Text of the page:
September 26, 2014

Beautiful things: Still life photographs using Burke specimens & objects


When Dennis Wise and Malina Lopez wanted to use Burke Museum collections in their work, they weren’t interested in objects or specimens for the “usual” reasons.

Often, the people who use Burke collections are scientists and scholars. But for Wise and Lopez, a photographer and food stylist respectively, using Burke collections was all about getting creative and helping people see objects and specimens in new ways.

Natural history specimens make unexpected appearances in this beautiful series of still life
photographs. Keep reading for more images and the lists of specimens within them.

Photograph: Dennis Wise; styling: Malina Lopez


“I’m a creative person,” says Lopez, “but I’d never even considered drawing on the collections of museums until I started working with Dennis, who has done some photography for the museum. And then as I got into it, it was like, of course! Natural and cultural objects are so interesting to the eye that people want to keep looking at them.”

Wise and Lopez were both interested in collaborating around a series of photographs that imitated the visual aesthetics of still life paintings from the 1600–1800s, particularly those of the Dutch masters.

“Old still life paintings have such a rich tradition of drawing on things like flowers that we commonly associate with beauty but also on objects that are in the vein of natural history—various types of animals, pelts, pinned bugs,” Wise says. “The paintings tend to really play with darkness and light, and often you have to look really closely to truly see everything that’s contained within the scene.”

Wise, who frequently photographs events at the Burke, approached several people at the museum about loaning specimens for artistic purposes, and then he and Lopez spent a day arranging and photographing still life scenes using all-natural light.

The results are stunning, and do indeed hold the eye’s attention.

Below, you can see the five images Wise and Lopez composed and, for reference, a listing of the specimens and objects from Burke collections that appear within them. (Objects not identified are from Lopez’s own collection of props.)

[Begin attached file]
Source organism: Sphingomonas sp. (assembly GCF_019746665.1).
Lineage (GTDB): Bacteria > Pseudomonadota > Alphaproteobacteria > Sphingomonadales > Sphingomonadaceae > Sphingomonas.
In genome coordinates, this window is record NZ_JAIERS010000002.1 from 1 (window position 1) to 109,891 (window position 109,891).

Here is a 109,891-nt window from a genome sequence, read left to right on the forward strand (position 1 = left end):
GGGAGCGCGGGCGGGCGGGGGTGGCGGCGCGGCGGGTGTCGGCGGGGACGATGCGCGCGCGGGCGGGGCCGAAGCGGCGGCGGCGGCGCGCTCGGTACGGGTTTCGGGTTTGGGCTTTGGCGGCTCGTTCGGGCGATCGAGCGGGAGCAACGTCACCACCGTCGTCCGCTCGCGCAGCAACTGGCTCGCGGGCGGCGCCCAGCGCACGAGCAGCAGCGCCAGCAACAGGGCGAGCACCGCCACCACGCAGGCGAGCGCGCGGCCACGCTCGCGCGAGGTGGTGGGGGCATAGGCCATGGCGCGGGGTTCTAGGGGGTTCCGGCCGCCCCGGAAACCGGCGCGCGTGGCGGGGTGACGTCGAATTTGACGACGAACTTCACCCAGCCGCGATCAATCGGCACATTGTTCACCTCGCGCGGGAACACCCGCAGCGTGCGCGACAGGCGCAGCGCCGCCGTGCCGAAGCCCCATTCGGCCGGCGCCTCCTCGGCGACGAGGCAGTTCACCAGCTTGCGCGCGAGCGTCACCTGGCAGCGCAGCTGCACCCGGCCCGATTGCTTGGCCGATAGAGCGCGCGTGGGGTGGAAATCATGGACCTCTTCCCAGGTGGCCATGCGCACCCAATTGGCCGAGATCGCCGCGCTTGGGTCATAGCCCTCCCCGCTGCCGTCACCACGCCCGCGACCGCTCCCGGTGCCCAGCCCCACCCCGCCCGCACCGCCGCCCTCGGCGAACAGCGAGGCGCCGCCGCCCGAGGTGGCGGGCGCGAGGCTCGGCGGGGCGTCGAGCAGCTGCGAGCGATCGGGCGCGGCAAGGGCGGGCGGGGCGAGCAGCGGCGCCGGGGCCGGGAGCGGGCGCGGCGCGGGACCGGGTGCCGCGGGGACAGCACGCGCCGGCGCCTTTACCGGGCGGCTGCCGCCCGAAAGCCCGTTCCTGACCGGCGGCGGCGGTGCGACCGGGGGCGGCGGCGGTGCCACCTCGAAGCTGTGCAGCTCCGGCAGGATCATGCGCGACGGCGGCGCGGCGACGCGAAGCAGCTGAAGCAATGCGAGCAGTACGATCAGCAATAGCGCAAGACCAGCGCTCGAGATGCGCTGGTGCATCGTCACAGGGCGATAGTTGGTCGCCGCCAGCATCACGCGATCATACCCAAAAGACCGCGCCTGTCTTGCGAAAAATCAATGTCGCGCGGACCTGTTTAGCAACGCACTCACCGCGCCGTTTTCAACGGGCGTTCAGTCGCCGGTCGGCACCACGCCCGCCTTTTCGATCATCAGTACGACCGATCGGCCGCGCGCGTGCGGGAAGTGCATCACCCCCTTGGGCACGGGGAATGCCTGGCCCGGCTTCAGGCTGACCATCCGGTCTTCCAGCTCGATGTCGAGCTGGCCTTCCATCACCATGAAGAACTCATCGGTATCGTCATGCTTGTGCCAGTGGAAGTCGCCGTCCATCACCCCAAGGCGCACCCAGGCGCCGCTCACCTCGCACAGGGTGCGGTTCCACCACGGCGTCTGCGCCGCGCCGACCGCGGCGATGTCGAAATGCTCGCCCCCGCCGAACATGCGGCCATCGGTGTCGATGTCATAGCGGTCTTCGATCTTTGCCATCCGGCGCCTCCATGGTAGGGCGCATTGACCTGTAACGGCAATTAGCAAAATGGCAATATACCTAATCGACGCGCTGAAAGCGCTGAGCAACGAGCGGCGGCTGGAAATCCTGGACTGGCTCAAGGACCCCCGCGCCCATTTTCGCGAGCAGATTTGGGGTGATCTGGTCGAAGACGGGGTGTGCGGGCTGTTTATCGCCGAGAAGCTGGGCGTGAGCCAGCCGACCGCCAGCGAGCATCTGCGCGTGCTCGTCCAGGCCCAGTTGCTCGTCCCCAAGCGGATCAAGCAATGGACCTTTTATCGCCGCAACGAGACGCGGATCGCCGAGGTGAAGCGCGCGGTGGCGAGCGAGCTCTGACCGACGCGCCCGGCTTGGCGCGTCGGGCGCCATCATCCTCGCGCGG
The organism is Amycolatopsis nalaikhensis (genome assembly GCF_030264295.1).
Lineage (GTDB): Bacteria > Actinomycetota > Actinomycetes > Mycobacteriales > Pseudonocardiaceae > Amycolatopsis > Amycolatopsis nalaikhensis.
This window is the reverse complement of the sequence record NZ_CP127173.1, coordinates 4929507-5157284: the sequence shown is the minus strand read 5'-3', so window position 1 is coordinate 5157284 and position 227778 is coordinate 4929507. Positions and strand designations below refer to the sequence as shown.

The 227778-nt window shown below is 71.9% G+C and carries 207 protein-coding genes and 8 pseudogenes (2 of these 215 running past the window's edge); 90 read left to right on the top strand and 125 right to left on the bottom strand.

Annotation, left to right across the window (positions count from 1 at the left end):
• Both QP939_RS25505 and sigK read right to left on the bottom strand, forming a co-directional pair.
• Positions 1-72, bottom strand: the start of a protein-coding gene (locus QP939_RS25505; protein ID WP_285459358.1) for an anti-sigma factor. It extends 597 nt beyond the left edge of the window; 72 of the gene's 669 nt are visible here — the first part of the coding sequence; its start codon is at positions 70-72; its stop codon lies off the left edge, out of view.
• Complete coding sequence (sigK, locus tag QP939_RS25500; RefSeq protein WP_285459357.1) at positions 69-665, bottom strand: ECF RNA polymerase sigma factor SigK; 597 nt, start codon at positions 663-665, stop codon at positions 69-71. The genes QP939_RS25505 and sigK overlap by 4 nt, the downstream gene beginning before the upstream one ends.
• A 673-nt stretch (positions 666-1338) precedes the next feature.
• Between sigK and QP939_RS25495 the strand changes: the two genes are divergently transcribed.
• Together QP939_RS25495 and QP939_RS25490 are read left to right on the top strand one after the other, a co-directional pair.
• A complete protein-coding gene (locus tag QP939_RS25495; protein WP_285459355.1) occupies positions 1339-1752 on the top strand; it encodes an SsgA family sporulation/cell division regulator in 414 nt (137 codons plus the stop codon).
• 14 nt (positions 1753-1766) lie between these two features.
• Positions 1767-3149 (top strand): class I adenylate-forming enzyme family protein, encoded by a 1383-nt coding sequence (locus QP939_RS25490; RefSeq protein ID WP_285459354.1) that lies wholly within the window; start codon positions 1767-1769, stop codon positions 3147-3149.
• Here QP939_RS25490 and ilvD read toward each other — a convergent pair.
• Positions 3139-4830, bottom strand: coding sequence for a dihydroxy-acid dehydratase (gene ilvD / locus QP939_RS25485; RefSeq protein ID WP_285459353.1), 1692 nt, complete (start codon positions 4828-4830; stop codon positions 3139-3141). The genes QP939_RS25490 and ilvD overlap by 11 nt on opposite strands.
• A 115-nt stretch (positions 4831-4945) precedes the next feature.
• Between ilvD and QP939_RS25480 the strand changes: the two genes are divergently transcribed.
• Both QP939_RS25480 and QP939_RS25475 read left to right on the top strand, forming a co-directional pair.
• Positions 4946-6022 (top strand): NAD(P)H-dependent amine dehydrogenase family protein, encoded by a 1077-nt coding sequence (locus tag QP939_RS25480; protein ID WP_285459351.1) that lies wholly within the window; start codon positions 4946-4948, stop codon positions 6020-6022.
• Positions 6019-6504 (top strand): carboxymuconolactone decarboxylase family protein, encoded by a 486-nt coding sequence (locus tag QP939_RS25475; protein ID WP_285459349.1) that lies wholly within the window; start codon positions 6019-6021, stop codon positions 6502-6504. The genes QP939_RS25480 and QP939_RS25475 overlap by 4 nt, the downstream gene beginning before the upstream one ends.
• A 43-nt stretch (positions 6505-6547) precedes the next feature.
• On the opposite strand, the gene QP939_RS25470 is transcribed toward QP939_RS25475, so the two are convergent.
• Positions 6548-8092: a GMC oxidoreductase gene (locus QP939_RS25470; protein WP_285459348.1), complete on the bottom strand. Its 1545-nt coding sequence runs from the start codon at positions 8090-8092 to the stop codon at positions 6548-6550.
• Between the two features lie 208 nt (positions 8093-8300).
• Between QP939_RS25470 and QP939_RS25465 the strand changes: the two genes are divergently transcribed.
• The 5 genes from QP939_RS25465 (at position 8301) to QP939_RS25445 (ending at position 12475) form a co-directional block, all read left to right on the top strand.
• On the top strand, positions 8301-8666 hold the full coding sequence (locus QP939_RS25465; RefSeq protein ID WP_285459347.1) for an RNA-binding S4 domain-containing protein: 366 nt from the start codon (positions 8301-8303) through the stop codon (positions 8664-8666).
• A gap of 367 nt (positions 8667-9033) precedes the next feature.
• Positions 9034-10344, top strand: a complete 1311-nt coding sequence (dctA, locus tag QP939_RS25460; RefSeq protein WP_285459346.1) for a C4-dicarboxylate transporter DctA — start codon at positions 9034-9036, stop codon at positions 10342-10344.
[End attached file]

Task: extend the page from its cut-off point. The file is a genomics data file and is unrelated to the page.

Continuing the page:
Photograph: Dennis Wise; styling: Malina Lopez
  • Brown-headed cowbird wing
  • Scallop shells
  • Brown-headed cowbird
  • Brown-headed cowbird egg and the eggs and nest of an American Robin
  • Calcite


Photograph: Dennis Wise; styling: Malina Lopez
  • Yellow-pine chipmunk
  • Scallop shell
  • Coral
  • Juvenile walrus tusk
  • Horse hair
  • Sheep skull
  • Pheasant feathers
  • American alligator head
  • Hawksbill turtle shell
  • Calcite


Photograph: Dennis Wise; styling: Malina Lopez
  • Wood-boring and other beetles from Madagascar and Southeast Asia
  • Red-tailed hawk feather
  • Sperm whale tooth
  • Quartz geode


Photograph: Dennis Wise; styling: Malina Lopez
  • Walrus baculum
  • Bullock's oriole
  • Gorgonian coral
  • Aragonite
  • Celestine
  • Sperm whale tooth
  • Polar bear mandibles
  • Bullock's oriole wing

Photograph: Dennis Wise; styling: Malina Lopez
  • Conch shell
  • Juvenile walrus tusk
  • Horse hair
  • American robin
  • Aragonite
  • Bone tool with sinew wrapping (broken)

_____________

An Artistic Perspective


Artists use museum collections more often than you might think.

For instance, scientific illustrators frequently use museum specimens to get a sense for the “accurate ideal” of a species. And in the Imagine That exhibit (closing Oct. 26, 2014), several examples illustrate how different artists have been inspired by our collections, including Jenn Lee Dixon’s Fossil Tree, part of the Witness Trees in Ballard.

Beginning Oct. 11, 2014, some of the Burke’s artifacts and specimens will also be part of the Ann Hamilton’s museum-wide takeover of the Henry Art Gallery. The show, Ann Hamilton: the common S E N S E, runs from October 2014 into April 2015.

As these artists and other remind us, science and art are both tools we use to explore our world and understand what it means to be human. And the Burke has a long tradition of being a place where art and science can meet.

If you are an artist interested in visiting one of the Burke collections, please get in touch with the collection manager of the research division you would like to see.


By Andrea Michelbach, Communications


Dennis Wise specializes in a variety of fashion, lifestyle and portrait photography and is based out of Seattle. He often photographs family day events at the Burke, such as Dino Day. You can view more of his work on his website: denniswise.com.

Malina Lopez is a Seattle-based food and prop stylist who worked as a chef for over 25 years. You can view more of her work on her website: www.malinalopez.com.

1 comment:

Jenny said...

These are wonderful!

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